>>>>>
>>>>> import std.typecons;
>>>>>
>>>>> auto A_RX_FILT = [
>>>>>     "6K0": tuple(100.0, 6100.0),
>>>>>     "2K4": tuple(300.0, 2700.0),
>>>>>     "2K1": tuple(300.0, 2400.0),
>>>>>     "1K0": tuple(300.0, 1300.0),
>>>>>     "500": tuple(500.0, 1000.0),
>>>>>     "250": tuple(600.0, 850.0),
>>>>>     "100": tuple(700.0, 800.0)
>>>>> ];
>>>>>
>>>>
>>>> You are trying to declare global variable and initialize at in
>>>> compile time. As far as I know, you can't initialize AA at compile
>>>> time atm (this might be implemented in future though).
>>>>
>>>> As such, I'd recommend against using global variables (try moving it
>>>> to some class or something). Anyway, you need to initialize it at
>>>> some point, either manually:
>>>>
>>>> Tuple!(double,double)[string] A_RX_FILT;
>>>>
>>>> void init()
>>>> {
>>>>      A_RX_FILT = [
>>>>     "6K0": tuple(100.0, 6100.0),
>>>>     "2K4": tuple(300.0, 2700.0),
>>>>     "2K1": tuple(300.0, 2400.0),
>>>>     "1K0": tuple(300.0, 1300.0),
>>>>     "500": tuple(500.0, 1000.0),
>>>>     "250": tuple(600.0, 850.0),
>>>>     "100": tuple(700.0, 800.0)
>>>>      ];
>>>> }
>>>>
>>>> or automatically at thread startup:
>>>>
>>>> static this()
>>>> {
>>>>      init();
>>>> }
>>>>
>>>> Hope that helps.
>>>
>>> See my other reply for a better solution.
>>
>> Thanks very much. It compiles now. The reason I thought it was an issue
>> was because sometime it did compile a global associative array. I need
>> to do some homework on what 'this' does. It's clearly a powerful concept
>> and has wider application than class constructors.
>>
>
> "static this" is called a static constructor and can be used for
> classes and modules. The code in static constructor is guarantied to
> be called before you use that class/module, it usually happens upon
> thread initialization.
>
> The other solution is better though:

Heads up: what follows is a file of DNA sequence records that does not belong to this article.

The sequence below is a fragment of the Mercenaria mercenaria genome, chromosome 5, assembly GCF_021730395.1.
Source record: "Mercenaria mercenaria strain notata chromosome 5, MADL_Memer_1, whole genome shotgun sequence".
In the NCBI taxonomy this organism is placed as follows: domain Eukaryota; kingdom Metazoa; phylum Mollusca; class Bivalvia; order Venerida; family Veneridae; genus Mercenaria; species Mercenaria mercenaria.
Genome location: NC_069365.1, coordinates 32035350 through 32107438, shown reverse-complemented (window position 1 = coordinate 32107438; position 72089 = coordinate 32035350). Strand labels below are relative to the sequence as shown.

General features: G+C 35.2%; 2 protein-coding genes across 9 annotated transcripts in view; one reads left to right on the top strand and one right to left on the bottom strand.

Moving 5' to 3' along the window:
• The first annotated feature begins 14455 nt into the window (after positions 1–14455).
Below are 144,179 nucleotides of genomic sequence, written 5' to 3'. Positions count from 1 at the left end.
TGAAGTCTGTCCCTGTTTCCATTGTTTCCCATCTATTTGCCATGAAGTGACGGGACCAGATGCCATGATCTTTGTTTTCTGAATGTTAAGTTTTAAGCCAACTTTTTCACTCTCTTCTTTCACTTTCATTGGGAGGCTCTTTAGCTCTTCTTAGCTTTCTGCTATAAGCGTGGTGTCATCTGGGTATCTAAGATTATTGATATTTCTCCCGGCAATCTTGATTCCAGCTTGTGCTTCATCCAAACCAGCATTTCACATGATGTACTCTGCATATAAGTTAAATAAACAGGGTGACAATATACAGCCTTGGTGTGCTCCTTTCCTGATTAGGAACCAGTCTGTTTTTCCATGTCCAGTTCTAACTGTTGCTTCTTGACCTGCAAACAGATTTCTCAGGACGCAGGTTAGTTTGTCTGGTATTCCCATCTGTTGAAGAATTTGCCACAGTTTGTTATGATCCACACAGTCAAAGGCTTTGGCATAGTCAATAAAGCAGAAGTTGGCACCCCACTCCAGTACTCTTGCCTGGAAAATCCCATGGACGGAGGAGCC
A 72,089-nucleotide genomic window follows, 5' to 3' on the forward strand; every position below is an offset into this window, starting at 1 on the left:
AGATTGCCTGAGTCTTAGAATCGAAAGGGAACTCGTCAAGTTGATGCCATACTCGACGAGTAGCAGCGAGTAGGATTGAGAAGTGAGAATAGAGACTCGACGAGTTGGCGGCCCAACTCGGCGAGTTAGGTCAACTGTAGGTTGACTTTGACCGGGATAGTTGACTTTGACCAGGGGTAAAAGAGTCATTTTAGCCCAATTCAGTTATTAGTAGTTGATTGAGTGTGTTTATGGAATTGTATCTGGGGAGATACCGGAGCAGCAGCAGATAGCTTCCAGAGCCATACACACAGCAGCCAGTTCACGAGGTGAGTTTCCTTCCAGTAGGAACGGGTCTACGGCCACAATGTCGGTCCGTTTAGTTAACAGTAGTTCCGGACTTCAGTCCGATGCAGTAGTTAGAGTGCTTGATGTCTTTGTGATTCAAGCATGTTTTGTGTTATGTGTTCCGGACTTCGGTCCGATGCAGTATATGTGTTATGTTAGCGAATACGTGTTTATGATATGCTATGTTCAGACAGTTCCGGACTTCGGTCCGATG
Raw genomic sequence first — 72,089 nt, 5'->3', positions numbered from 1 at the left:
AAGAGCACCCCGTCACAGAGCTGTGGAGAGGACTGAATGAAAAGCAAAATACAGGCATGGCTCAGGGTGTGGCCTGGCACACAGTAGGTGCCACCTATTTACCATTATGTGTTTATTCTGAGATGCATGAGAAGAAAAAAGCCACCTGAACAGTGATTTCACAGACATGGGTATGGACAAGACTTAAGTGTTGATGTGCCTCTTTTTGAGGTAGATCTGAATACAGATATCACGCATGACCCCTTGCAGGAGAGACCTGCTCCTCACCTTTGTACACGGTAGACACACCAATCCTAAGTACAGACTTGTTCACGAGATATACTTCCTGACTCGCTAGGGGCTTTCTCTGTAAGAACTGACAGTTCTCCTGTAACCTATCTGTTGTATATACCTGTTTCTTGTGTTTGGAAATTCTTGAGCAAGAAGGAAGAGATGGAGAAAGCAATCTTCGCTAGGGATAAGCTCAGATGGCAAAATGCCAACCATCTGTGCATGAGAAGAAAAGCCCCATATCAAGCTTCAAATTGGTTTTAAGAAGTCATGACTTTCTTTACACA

>
> enum A_RX_FILT = [                // just works
>      "6K0": tuple(100.0, 6100.0),
>      "2K4": tuple(300.0, 2700.0),
>      "2K1": tuple(300.0, 2400.0),
>      "1K0": tuple(300.0, 1300.0),
>      "500": tuple(500.0, 1000.0),
>      "250": tuple(600.0, 850.0),
>      "100": tuple(700.0, 800.0)
> ];
I'm not totally understanding that. Why can enum compute that at compile
time and the thing which it is, an associative array cannot. Is it to do
with where these things live.
October 05, 2010
Re: Associative arrays give compile error
On Tue, 05 Oct 2010 17:00:13 +0400, Bob Cowdery <bob@bobcowdery.plus.com>  
wrote:

>  On 05/10/2010 13:45, Denis Koroskin wrote:
>> On Tue, 05 Oct 2010 16:32:14 +0400, Bob Cowdery
>> <bob@bobcowdery.plus.com> wrote:
>>
>>>  On 05/10/2010 13:05, Denis Koroskin wrote:
>>>> On Tue, 05 Oct 2010 15:53:55 +0400, Denis Koroskin <2korden@gmail.com>
>>>> wrote:
>>>>
>>>>> On Tue, 05 Oct 2010 15:40:39 +0400, Bob Cowdery
>>>>> <bob@bobcowdery.plus.com> wrote:
>>>>>
>>>>>>  On 05/10/2010 12:13, Denis Koroskin wrote:
>>>>>>> On Tue, 05 Oct 2010 15:08:39 +0400, Bob Cowdery
>>>>>>> <bob@bobcowdery.plus.com> wrote:
>>>>>>>
>>>>>>>>  On 05/10/2010 12:04, Denis Koroskin wrote:
>>>>>>>>> On Tue, 05 Oct 2010 14:57:22 +0400, Bob Cowdery
>>>>>>>>> <bob@bobcowdery.plus.com> wrote:
>>>>>>>>>
>>>>>>>>>>  On 05/10/2010 11:45, Denis Koroskin wrote:
>>>>>>>>>>> On Tue, 05 Oct 2010 14:23:47 +0400, Bob Cowdery
>>>>>>>>>>> <bob@bobcowdery.plus.com> wrote:
>>>>>>>>>>>
>>>>>>>>>>>>  I can't seem to get any sense out of associative arrays. Even
>>>>>>>>>>>> the
>>>>>>>>>>>> simplest definition won't compile so I must be doing something
>>>>>>>>>>>> daft.
>>>>>>>>>>>>
>>>>>>>>>>>> int[string] aa = ["hello":42];
>>>>>>>>>>>>
>>>>>>>>>>>> Error: non-constant expression ["hello":42]
>>>>>>>>>>>>